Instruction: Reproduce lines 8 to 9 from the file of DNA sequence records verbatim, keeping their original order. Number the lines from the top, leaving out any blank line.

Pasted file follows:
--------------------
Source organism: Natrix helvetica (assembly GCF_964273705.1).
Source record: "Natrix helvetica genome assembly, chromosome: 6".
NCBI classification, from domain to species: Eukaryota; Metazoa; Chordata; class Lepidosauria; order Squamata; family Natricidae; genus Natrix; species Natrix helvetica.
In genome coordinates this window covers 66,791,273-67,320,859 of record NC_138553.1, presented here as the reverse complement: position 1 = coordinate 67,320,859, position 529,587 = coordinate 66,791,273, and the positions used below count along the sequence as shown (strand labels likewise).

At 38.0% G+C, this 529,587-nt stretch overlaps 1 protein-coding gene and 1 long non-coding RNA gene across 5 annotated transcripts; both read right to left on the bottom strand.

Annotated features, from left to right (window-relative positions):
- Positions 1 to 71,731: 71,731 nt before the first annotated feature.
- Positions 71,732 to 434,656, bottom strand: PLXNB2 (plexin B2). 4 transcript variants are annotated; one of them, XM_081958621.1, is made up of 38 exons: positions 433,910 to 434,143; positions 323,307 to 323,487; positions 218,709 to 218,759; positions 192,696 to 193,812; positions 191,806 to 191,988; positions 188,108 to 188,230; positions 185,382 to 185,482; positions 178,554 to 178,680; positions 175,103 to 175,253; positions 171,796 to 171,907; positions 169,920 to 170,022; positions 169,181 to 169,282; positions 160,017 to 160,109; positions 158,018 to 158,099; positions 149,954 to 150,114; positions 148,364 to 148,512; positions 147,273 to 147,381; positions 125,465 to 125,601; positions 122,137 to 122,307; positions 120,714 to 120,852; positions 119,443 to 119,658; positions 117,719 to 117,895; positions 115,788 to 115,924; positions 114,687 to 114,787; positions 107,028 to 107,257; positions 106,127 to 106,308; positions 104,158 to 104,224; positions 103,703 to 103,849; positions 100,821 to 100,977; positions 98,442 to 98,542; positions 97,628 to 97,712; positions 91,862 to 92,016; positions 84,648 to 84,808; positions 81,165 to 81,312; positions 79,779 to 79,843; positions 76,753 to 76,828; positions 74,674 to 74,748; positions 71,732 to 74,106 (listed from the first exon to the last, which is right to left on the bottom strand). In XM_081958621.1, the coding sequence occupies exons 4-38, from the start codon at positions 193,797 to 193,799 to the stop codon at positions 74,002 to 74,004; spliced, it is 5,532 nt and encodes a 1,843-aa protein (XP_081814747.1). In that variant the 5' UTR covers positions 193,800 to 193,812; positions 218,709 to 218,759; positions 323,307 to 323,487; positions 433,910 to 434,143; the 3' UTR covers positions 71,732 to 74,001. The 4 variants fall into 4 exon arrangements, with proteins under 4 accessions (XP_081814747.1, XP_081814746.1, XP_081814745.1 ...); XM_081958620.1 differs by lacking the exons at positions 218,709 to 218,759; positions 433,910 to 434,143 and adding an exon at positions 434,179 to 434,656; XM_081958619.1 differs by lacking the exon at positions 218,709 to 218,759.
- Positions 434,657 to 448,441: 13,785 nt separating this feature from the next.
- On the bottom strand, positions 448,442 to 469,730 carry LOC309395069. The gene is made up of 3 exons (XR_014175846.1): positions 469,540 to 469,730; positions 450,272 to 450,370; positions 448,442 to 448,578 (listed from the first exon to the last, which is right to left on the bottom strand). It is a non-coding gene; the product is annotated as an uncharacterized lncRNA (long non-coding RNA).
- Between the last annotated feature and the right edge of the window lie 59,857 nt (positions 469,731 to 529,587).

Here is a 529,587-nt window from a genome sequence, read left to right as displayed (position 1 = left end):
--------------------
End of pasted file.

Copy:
- Positions 71,732 to 434,656, bottom strand: PLXNB2 (plexin B2). 4 transcript variants are annotated; one of them, XM_081958621.1, is made up of 38 exons: positions 433,910 to 434,143; positions 323,307 to 323,487; positions 218,709 to 218,759; positions 192,696 to 193,812; positions 191,806 to 191,988; positions 188,108 to 188,230; positions 185,382 to 185,482; positions 178,554 to 178,680; positions 175,103 to 175,253; positions 171,796 to 171,907; positions 169,920 to 170,022; positions 169,181 to 169,282; positions 160,017 to 160,109; positions 158,018 to 158,099; positions 149,954 to 150,114; positions 148,364 to 148,512; positions 147,273 to 147,381; positions 125,465 to 125,601; positions 122,137 to 122,307; positions 120,714 to 120,852; positions 119,443 to 119,658; positions 117,719 to 117,895; positions 115,788 to 115,924; positions 114,687 to 114,787; positions 107,028 to 107,257; positions 106,127 to 106,308; positions 104,158 to 104,224; positions 103,703 to 103,849; positions 100,821 to 100,977; positions 98,442 to 98,542; positions 97,628 to 97,712; positions 91,862 to 92,016; positions 84,648 to 84,808; positions 81,165 to 81,312; positions 79,779 to 79,843; positions 76,753 to 76,828; positions 74,674 to 74,748; positions 71,732 to 74,106 (listed from the first exon to the last, which is right to left on the bottom strand). In XM_081958621.1, the coding sequence occupies exons 4-38, from the start codon at positions 193,797 to 193,799 to the stop codon at positions 74,002 to 74,004; spliced, it is 5,532 nt and encodes a 1,843-aa protein (XP_081814747.1). In that variant the 5' UTR covers positions 193,800 to 193,812; positions 218,709 to 218,759; positions 323,307 to 323,487; positions 433,910 to 434,143; the 3' UTR covers positions 71,732 to 74,001. The 4 variants fall into 4 exon arrangements, with proteins under 4 accessions (XP_081814747.1, XP_081814746.1, XP_081814745.1 ...); XM_081958620.1 differs by lacking the exons at positions 218,709 to 218,759; positions 433,910 to 434,143 and adding an exon at positions 434,179 to 434,656; XM_081958619.1 differs by lacking the exon at positions 218,709 to 218,759.
- Positions 434,657 to 448,441: 13,785 nt separating this feature from the next.